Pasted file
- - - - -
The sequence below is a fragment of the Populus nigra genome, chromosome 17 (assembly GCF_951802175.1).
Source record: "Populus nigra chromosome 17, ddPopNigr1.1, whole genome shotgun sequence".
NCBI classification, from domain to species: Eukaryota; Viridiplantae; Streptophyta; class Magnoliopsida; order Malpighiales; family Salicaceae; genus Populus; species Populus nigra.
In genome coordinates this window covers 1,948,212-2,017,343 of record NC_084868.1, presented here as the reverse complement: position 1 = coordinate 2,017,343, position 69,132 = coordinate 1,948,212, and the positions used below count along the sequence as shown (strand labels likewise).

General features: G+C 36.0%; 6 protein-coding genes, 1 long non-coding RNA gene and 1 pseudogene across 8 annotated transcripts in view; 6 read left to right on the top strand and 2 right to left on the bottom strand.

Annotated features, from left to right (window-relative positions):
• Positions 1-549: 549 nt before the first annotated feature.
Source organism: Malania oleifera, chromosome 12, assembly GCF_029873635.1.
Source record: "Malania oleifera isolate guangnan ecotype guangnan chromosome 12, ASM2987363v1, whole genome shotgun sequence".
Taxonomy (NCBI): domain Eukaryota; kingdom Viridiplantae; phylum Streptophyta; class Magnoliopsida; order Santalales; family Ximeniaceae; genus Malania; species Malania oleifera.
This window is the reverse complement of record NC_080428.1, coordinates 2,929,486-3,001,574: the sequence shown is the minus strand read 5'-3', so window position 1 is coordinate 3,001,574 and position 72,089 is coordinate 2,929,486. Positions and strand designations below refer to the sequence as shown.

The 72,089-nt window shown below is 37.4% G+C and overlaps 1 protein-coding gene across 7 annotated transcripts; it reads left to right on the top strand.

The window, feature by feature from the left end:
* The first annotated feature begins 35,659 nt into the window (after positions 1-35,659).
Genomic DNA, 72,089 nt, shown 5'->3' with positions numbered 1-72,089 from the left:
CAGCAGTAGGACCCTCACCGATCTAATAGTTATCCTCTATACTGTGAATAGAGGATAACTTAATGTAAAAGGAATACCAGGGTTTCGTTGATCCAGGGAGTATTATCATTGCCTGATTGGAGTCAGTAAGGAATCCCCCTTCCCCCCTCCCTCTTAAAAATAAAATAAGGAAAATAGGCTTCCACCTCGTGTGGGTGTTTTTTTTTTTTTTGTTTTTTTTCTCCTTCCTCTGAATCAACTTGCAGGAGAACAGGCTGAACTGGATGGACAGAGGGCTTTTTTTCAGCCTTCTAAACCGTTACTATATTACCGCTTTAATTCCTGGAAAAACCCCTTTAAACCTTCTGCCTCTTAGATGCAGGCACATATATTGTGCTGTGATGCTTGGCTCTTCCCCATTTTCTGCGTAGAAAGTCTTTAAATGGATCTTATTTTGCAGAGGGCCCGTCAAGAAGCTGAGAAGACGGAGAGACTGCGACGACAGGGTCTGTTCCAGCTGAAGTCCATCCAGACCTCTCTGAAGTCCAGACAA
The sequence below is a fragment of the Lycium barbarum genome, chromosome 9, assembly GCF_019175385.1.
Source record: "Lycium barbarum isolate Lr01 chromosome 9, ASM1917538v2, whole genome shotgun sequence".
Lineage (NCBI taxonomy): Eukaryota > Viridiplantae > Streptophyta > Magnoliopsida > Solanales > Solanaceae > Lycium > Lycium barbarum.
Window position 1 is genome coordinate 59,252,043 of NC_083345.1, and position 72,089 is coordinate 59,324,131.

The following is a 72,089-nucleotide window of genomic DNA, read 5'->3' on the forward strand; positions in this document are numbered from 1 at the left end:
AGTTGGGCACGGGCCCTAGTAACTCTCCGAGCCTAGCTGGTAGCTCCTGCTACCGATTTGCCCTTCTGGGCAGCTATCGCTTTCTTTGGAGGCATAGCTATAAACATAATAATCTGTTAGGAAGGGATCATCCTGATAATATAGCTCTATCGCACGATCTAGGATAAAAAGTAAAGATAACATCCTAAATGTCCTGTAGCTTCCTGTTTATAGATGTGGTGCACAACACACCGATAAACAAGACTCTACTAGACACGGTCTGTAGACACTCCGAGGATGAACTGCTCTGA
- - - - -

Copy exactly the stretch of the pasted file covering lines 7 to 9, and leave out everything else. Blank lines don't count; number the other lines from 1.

• Positions 1-549: 549 nt before the first annotated feature.
Source organism: Malania oleifera, chromosome 12, assembly GCF_029873635.1.
Source record: "Malania oleifera isolate guangnan ecotype guangnan chromosome 12, ASM2987363v1, whole genome shotgun sequence".